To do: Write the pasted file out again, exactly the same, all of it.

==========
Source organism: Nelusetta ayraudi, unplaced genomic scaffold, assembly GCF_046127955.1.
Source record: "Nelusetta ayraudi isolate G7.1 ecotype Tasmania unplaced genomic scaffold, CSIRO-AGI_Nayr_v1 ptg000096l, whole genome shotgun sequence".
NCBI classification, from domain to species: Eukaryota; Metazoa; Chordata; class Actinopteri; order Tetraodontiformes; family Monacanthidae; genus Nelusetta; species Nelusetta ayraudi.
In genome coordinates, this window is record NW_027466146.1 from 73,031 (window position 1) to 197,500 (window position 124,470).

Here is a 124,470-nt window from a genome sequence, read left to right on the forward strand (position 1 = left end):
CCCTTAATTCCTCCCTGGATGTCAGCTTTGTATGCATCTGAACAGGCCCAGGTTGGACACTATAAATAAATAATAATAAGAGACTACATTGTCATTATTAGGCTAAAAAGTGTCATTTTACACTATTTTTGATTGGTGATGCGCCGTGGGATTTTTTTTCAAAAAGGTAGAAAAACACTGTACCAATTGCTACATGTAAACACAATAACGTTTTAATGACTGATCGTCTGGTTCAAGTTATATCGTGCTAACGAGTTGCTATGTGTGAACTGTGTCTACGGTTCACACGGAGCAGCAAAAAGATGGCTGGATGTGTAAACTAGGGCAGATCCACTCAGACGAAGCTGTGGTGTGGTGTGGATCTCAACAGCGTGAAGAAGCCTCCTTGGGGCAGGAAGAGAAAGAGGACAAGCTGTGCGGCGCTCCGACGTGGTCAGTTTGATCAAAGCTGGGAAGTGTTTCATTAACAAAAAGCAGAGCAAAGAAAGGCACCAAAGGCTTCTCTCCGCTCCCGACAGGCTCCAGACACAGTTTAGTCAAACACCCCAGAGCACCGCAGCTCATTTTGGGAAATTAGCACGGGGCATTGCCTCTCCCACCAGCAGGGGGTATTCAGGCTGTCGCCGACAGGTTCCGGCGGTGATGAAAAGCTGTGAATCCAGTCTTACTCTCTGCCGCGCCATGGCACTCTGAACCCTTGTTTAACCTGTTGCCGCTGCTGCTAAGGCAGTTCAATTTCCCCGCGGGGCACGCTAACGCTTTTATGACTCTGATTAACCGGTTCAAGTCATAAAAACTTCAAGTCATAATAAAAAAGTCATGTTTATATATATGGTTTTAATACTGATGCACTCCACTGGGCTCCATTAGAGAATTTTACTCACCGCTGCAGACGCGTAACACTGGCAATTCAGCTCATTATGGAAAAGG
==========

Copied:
Source organism: Nelusetta ayraudi, unplaced genomic scaffold, assembly GCF_046127955.1.
Source record: "Nelusetta ayraudi isolate G7.1 ecotype Tasmania unplaced genomic scaffold, CSIRO-AGI_Nayr_v1 ptg000096l, whole genome shotgun sequence".
NCBI classification, from domain to species: Eukaryota; Metazoa; Chordata; class Actinopteri; order Tetraodontiformes; family Monacanthidae; genus Nelusetta; species Nelusetta ayraudi.
In genome coordinates, this window is record NW_027466146.1 from 73,031 (window position 1) to 197,500 (window position 124,470).

Here is a 124,470-nt window from a genome sequence, read left to right on the forward strand (position 1 = left end):
CCCTTAATTCCTCCCTGGATGTCAGCTTTGTATGCATCTGAACAGGCCCAGGTTGGACACTATAAATAAATAATAATAAGAGACTACATTGTCATTATTAGGCTAAAAAGTGTCATTTTACACTATTTTTGATTGGTGATGCGCCGTGGGATTTTTTTTCAAAAAGGTAGAAAAACACTGTACCAATTGCTACATGTAAACACAATAACGTTTTAATGACTGATCGTCTGGTTCAAGTTATATCGTGCTAACGAGTTGCTATGTGTGAACTGTGTCTACGGTTCACACGGAGCAGCAAAAAGATGGCTGGATGTGTAAACTAGGGCAGATCCACTCAGACGAAGCTGTGGTGTGGTGTGGATCTCAACAGCGTGAAGAAGCCTCCTTGGGGCAGGAAGAGAAAGAGGACAAGCTGTGCGGCGCTCCGACGTGGTCAGTTTGATCAAAGCTGGGAAGTGTTTCATTAACAAAAAGCAGAGCAAAGAAAGGCACCAAAGGCTTCTCTCCGCTCCCGACAGGCTCCAGACACAGTTTAGTCAAACACCCCAGAGCACCGCAGCTCATTTTGGGAAATTAGCACGGGGCATTGCCTCTCCCACCAGCAGGGGGTATTCAGGCTGTCGCCGACAGGTTCCGGCGGTGATGAAAAGCTGTGAATCCAGTCTTACTCTCTGCCGCGCCATGGCACTCTGAACCCTTGTTTAACCTGTTGCCGCTGCTGCTAAGGCAGTTCAATTTCCCCGCGGGGCACGCTAACGCTTTTATGACTCTGATTAACCGGTTCAAGTCATAAAAACTTCAAGTCATAATAAAAAAGTCATGTTTATATATATGGTTTTAATACTGATGCACTCCACTGGGCTCCATTAGAGAATTTTACTCACCGCTGCAGACGCGTAACACTGGCAATTCAGCTCATTATGGAAAAGG